My family doctor took my complaint seriously and performed a neurological examination. His first thoughts were 'Lyme disease' or 'Multiple sclerosis' and he directed me to Dr. Van Leeuwen, neurologist in the nearest hospital (Lucas Hospital, Apeldoorn). He also performed a neurological examination and prescribed a few clinical neurophysiologic examinations:
Through the MRI
The results of these examinations were normal. Further examination was required so I went through a MRI-scan to see if this gave any result. And indeed, on the MRI-scan, four tumours were visible in the spinal cord canal. The neurologist thought of 'neurofibromatosis'. The only way to obtain information about the nature of the tumours was by removing and examining a piece of tumour tissue (biopsy).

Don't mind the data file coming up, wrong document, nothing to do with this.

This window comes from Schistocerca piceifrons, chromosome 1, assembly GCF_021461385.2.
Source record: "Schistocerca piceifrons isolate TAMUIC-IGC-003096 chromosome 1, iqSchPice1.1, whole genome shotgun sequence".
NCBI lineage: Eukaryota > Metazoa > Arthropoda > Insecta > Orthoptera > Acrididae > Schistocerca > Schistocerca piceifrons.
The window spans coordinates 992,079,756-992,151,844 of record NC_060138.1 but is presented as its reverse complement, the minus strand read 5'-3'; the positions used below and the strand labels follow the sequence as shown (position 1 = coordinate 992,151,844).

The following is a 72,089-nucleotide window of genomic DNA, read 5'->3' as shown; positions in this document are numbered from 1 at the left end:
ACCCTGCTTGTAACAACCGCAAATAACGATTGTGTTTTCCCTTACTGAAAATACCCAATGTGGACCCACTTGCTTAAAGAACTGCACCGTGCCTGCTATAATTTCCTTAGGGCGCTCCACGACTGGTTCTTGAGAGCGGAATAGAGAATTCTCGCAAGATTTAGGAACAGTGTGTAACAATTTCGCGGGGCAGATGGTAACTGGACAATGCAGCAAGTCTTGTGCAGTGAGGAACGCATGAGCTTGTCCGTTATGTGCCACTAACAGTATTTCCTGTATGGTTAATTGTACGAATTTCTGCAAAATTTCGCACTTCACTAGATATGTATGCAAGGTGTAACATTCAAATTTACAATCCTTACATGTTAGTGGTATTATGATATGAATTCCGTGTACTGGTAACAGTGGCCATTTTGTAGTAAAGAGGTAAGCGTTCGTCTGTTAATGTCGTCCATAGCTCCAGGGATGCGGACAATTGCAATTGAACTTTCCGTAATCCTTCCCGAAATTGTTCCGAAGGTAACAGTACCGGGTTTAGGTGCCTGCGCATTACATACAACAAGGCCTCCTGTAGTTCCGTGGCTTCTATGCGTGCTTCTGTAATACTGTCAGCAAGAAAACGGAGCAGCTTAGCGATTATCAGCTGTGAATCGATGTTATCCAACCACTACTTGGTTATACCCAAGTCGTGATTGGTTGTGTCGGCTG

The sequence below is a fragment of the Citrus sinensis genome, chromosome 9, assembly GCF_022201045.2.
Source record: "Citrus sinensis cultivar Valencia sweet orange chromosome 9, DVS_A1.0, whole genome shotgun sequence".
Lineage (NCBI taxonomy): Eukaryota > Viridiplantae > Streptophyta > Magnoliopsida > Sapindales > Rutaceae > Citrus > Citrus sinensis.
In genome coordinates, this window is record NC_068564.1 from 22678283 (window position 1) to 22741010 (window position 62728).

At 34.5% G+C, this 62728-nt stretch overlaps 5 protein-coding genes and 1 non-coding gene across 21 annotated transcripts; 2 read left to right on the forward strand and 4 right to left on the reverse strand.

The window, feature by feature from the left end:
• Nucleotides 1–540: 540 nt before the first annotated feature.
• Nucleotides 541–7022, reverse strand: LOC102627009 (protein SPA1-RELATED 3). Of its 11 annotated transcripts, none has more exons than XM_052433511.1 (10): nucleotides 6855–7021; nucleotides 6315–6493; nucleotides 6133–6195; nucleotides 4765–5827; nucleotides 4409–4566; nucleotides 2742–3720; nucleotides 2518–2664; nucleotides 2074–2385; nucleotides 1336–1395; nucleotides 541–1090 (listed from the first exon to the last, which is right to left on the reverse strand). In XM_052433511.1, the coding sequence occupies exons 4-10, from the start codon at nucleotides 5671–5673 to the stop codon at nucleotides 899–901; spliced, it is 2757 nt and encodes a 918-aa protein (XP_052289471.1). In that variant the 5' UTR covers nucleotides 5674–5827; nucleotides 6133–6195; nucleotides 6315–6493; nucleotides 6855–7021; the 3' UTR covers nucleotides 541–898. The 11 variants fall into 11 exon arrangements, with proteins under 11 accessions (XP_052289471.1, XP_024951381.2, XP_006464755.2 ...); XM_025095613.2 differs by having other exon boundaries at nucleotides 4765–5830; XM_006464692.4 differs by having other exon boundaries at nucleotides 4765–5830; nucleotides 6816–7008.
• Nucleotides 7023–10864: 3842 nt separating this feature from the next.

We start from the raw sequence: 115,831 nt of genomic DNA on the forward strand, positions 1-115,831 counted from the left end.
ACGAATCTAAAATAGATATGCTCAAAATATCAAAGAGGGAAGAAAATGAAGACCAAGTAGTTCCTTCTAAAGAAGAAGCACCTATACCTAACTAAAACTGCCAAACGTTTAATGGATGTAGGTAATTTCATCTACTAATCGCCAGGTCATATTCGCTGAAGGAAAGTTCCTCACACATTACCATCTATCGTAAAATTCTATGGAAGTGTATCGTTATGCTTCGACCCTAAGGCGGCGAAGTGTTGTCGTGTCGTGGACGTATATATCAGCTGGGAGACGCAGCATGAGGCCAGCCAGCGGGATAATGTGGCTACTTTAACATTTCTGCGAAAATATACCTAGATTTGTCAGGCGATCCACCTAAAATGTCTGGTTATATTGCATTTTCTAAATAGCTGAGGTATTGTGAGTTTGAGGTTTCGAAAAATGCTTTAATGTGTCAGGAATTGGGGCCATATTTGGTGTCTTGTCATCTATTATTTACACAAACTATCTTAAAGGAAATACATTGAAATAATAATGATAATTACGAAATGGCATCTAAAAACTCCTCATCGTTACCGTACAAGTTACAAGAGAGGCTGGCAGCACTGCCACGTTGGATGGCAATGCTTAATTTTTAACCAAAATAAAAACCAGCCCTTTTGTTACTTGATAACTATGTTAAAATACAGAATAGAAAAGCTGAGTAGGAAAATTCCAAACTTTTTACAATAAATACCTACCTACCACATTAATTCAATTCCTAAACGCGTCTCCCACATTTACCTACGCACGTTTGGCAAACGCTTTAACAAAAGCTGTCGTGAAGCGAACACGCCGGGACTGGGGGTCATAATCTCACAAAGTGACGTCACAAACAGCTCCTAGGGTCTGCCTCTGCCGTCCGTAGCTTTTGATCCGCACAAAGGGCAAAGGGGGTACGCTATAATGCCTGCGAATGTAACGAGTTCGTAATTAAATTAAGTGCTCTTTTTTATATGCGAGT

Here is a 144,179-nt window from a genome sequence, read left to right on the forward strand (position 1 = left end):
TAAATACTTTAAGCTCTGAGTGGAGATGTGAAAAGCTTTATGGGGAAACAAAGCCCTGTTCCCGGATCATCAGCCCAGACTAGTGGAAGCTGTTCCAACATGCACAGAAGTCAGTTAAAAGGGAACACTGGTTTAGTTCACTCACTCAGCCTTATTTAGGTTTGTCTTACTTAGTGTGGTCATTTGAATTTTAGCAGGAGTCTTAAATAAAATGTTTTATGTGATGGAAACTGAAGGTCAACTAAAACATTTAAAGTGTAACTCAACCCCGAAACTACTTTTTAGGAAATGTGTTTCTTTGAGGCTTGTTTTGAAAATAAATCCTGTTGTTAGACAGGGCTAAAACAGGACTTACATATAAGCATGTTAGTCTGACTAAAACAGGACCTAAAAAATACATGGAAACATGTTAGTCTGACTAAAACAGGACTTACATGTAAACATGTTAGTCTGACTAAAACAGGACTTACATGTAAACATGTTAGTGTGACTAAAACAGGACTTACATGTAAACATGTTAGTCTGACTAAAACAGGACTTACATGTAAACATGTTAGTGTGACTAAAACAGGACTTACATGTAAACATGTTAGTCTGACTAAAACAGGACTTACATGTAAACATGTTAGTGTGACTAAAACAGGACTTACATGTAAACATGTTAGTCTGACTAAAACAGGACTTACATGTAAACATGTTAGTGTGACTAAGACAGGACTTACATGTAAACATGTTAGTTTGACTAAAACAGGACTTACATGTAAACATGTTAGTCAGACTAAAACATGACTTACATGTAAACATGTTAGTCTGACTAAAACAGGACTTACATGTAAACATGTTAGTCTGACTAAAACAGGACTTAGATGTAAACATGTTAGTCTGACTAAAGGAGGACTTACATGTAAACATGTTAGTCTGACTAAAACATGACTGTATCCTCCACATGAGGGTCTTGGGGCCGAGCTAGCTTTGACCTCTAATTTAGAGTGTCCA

The operation in Zwolle, the Netherlands
In June 1997, I was operated by Dr. Zeilstra in the Sophia Hospital in Zwolle. From the first tumour, located between the fourth and fifth thoracic spine (between the shoulder blades), a small piece of tissue was taken. After some weeks, I received the results of the tissue examination: it appeared to be EPENDYMOMAS.
2. What is an ependymoma?
An ependymoma is a relatively benign tumour that originates from so called 'ependym cells'.
I was told that when the foetus is formed, 'something' goes wrong causing incorrect cells to enter into the brain liquid (= spinal cord liquid = cerebrospinal fluid). These cells can attach, for some reason to, for example, the cerebral membrane or spinal cord membrane. If such a cell attaches to 'ependym cells', ependymomas can grow. I have never seen this information printed anywhere; it is purely oral information from the neurologist.